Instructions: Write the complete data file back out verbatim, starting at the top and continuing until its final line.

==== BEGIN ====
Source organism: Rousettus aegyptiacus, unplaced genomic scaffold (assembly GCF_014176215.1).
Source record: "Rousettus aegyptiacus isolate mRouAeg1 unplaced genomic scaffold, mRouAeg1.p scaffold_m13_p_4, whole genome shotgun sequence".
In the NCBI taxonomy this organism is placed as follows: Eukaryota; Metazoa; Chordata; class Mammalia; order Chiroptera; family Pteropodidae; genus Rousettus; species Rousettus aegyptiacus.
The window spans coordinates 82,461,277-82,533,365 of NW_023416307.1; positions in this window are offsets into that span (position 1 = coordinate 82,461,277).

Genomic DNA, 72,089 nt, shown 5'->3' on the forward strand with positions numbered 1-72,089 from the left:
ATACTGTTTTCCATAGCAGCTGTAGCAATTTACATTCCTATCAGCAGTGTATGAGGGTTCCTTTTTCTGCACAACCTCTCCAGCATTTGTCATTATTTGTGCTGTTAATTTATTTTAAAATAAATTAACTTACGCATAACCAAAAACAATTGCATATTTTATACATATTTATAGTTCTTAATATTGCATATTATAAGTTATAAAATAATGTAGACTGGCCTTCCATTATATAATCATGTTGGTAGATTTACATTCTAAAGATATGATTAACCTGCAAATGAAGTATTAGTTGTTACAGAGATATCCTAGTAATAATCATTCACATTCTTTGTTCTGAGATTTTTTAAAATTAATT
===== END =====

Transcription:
Source organism: Rousettus aegyptiacus, unplaced genomic scaffold (assembly GCF_014176215.1).
Source record: "Rousettus aegyptiacus isolate mRouAeg1 unplaced genomic scaffold, mRouAeg1.p scaffold_m13_p_4, whole genome shotgun sequence".
In the NCBI taxonomy this organism is placed as follows: Eukaryota; Metazoa; Chordata; class Mammalia; order Chiroptera; family Pteropodidae; genus Rousettus; species Rousettus aegyptiacus.
The window spans coordinates 82,461,277-82,533,365 of NW_023416307.1; positions in this window are offsets into that span (position 1 = coordinate 82,461,277).

Genomic DNA, 72,089 nt, shown 5'->3' on the forward strand with positions numbered 1-72,089 from the left:
ATACTGTTTTCCATAGCAGCTGTAGCAATTTACATTCCTATCAGCAGTGTATGAGGGTTCCTTTTTCTGCACAACCTCTCCAGCATTTGTCATTATTTGTGCTGTTAATTTATTTTAAAATAAATTAACTTACGCATAACCAAAAACAATTGCATATTTTATACATATTTATAGTTCTTAATATTGCATATTATAAGTTATAAAATAATGTAGACTGGCCTTCCATTATATAATCATGTTGGTAGATTTACATTCTAAAGATATGATTAACCTGCAAATGAAGTATTAGTTGTTACAGAGATATCCTAGTAATAATCATTCACATTCTTTGTTCTGAGATTTTTTAAAATTAATT